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Calculator For Vitamin D From Sunlight
Calculator For Vitamin D From Sunlight

Calculator For Vitamin D From Sunlight

Go to Calculated Ultraviolet Exposure Levels for a Healthy Vitamin D Status and plug in your numbers. (HT: Dr. Michael Eades.) You’d want to multiply the time by 5 to get 5,000 IU instead of merely 1,000 IU. The creator of the calculator says:
Method outline (see the journal article above for details) FastRT was used to compute erythema [MacKinley and Diffey, 1987] and vitamin D effective [MacLaughlin et al., 1982] UV doses. The former were expressed in standard erythemal units (SED = 100 Jm-2 erythemally effective UV, which for skin type I = half Minimal Erythemal Dose, MED). The latter were computed using the action spectrum for conversion of 7-DHC to previtamin D in human skin [MacLaughlin et al., 1982] with an exponential decay extrapolation. We then defined a Standard Vitamin D Dose (SDD) corresponding to the UV equivalent of an oral dose of 1000 IU vitamin D [Holick 2004c] i.e. the dose recommended to gain all the possible health benefits of vitamin D [Holick, 2004a]. Since radiation is incident on the skin, and the response to either irradiation or oral dosing is measured in the blood, the SDD must be qualified by the conditions of skin exposure. Following the formula of Holick [2004a] that recommends exposure to a quarter of a personal MED on a quarter of the skin area (hands, face and arms), we calculated the equivalent D effective UV. We calculated UV doses for a mid-latitude midday in spring (Boston, 21 March, 42.2 degrees N, ozone = 350DU) when it is known that vitamin D can be synthesised in the skin. This latter assumption is based on the work of Webb et al. (1988) who showed that from November to February there was insufficient solar UVB to synthesise vitamin D in Boston, but by March previtamin D was formed from 7-DHC in both solution and the skin. From this we calculated the time to acquire a quarter MED (= half SED for a fair skinned person). Using the same solar exposure we then calculated the vitamin D effective dose acquired over the same time interval. This is then the SDD based on exposure of a quarter body surface area, and is equivalent to 37.2 Jm-2 vitamin D effective UV for the cloudless conditions above, corresponding to about 16 minutes of exposure at solar noon. A fair skinned person exposing hands, face and arms (ca. 25% of the body) would now make sufficient vitamin D with 1 SDD, and will suffer a minimal erythema after 1 MED (2 SED), which by definition is 4 times the SDD exposure in these reference conditions (i.e. Boston, 21 March, 42.2 degrees N, ozone = 350 DU). Darker skinned people will require both multiple SDDs and a greater number of SEDs to achieve the same effects. Copyright © 2006 Ola Engelsen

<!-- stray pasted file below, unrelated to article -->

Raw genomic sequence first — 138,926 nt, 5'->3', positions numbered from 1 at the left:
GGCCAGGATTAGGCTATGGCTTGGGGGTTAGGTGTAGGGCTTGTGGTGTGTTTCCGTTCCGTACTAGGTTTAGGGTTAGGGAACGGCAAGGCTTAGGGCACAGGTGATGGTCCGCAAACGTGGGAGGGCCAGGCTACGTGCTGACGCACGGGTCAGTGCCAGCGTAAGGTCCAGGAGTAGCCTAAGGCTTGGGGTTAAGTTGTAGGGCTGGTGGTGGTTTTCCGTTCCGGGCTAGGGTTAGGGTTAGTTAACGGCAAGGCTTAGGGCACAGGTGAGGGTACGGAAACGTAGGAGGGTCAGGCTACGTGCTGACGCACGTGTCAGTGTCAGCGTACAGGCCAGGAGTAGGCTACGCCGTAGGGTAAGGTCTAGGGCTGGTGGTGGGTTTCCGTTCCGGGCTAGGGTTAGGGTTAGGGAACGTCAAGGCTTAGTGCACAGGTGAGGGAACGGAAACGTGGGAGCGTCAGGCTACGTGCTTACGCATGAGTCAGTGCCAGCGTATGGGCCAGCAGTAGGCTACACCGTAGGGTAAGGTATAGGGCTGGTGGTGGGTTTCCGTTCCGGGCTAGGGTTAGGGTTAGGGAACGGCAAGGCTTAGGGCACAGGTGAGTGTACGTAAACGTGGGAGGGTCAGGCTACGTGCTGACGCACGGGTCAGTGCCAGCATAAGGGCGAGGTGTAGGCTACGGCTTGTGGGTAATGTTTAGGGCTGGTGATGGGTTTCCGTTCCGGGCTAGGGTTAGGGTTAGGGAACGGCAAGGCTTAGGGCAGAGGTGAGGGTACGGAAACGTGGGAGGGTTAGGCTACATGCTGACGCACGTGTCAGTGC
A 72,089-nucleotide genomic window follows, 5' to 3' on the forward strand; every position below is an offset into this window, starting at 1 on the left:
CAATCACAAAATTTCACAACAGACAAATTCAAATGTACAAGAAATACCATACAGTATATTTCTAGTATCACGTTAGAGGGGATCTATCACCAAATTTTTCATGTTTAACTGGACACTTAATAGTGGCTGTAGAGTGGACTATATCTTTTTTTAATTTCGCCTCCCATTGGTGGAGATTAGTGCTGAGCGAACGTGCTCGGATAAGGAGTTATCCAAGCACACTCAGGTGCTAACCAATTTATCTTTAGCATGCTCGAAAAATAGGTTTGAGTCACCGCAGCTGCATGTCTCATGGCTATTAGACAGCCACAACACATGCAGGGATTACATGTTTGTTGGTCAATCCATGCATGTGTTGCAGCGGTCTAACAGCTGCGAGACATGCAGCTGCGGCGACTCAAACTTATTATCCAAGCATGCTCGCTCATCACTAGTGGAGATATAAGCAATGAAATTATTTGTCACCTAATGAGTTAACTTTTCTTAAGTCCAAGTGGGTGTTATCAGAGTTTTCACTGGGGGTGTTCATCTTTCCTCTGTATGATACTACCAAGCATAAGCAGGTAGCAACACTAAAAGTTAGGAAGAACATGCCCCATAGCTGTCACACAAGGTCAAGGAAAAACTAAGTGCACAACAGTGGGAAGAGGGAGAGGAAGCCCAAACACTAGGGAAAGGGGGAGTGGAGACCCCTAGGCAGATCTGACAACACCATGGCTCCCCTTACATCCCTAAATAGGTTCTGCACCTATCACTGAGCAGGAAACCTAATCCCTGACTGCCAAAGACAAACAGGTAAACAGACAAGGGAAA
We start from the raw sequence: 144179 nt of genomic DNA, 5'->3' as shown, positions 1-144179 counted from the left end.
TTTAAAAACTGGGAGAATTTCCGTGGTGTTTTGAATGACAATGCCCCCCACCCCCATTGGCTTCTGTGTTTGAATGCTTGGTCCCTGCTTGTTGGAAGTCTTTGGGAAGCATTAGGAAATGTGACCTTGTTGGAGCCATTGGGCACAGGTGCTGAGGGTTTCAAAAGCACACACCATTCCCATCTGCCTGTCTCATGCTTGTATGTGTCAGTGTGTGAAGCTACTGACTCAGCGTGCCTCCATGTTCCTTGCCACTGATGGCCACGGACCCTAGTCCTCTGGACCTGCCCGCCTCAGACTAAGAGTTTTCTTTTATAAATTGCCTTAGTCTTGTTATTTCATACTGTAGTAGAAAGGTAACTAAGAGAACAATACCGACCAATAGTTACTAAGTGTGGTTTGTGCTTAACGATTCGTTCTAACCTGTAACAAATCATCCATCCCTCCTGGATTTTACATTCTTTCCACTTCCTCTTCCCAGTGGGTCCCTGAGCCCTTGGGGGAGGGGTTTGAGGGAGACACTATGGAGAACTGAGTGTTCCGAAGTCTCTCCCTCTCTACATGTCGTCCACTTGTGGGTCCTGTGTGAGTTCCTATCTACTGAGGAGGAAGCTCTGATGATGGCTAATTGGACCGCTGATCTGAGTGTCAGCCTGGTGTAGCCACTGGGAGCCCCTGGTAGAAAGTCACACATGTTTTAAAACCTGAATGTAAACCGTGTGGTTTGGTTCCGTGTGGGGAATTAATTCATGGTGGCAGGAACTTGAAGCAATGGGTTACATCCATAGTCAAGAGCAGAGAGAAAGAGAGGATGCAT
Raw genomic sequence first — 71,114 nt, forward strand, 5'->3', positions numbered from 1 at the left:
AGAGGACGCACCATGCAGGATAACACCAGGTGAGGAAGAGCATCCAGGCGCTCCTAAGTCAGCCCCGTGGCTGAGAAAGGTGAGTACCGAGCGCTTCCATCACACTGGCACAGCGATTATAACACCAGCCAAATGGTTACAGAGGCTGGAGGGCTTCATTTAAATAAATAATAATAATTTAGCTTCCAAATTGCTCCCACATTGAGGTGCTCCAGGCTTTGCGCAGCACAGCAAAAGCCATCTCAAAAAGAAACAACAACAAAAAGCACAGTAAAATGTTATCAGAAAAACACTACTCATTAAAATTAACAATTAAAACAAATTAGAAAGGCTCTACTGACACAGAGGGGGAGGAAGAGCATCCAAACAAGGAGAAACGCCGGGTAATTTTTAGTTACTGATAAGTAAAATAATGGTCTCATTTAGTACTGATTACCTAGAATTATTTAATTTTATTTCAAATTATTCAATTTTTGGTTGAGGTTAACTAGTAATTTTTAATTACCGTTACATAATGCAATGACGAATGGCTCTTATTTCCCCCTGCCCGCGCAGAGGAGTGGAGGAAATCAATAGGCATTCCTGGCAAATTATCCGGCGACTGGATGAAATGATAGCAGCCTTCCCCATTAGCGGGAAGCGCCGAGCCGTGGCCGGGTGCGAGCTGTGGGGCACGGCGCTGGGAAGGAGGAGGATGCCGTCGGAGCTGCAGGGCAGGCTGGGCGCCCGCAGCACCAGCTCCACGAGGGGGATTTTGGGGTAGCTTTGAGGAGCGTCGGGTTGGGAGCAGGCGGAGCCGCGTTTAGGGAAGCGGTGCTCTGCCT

The author also says:
Calculated Ultraviolet Exposure Levels for a Healthy Vitamin D Status – simple version An acknowledged benefit of exposure to ultraviolet radiation is synthesis of vitamin D in human skin. … The sky conditions in the simple www page are somewhat different than the complex web page. “Cloudless” is a very clear, pristine atmosphere with an aerosol turbidity coefficient (Ångström β) of 0.02. “Scattered clouds” in the simple version correspond indeed to scattered clouds in the complex version, but with a cloud fraction of 30%. “Broken clouds” in the simple version are not “broken clouds with radiation enhancement” as in the complex version, but are scattered clouds like the previous with a cloud fraction of 70%. “Overcast” in simple version is the same as in the complex version. For all cloudy scenarios simple version, the cloud liquid water column is set to 240 g m-2. Ozone layer thicknesses of “Thin”, “Medium” and “Thick” refer to ozone columns of 200, 350 and 500 DU, respectively. DU = Dobson unit (1 DU = 1matm-cm, equivalent to the thickness of 0.01 mm of pure ozone at standard conditions of temperature [273.15K] and pressure [1013.25 Pa]). All other values should be self-explanatory, and agree with the more complex www page. Author: Ola Engelsen
Norwegian Institute for Air Research
N-9296 Tromsø
Norway
Email: ola.engelsen@nilu.no Copyright © 2006 Ola Engelsen

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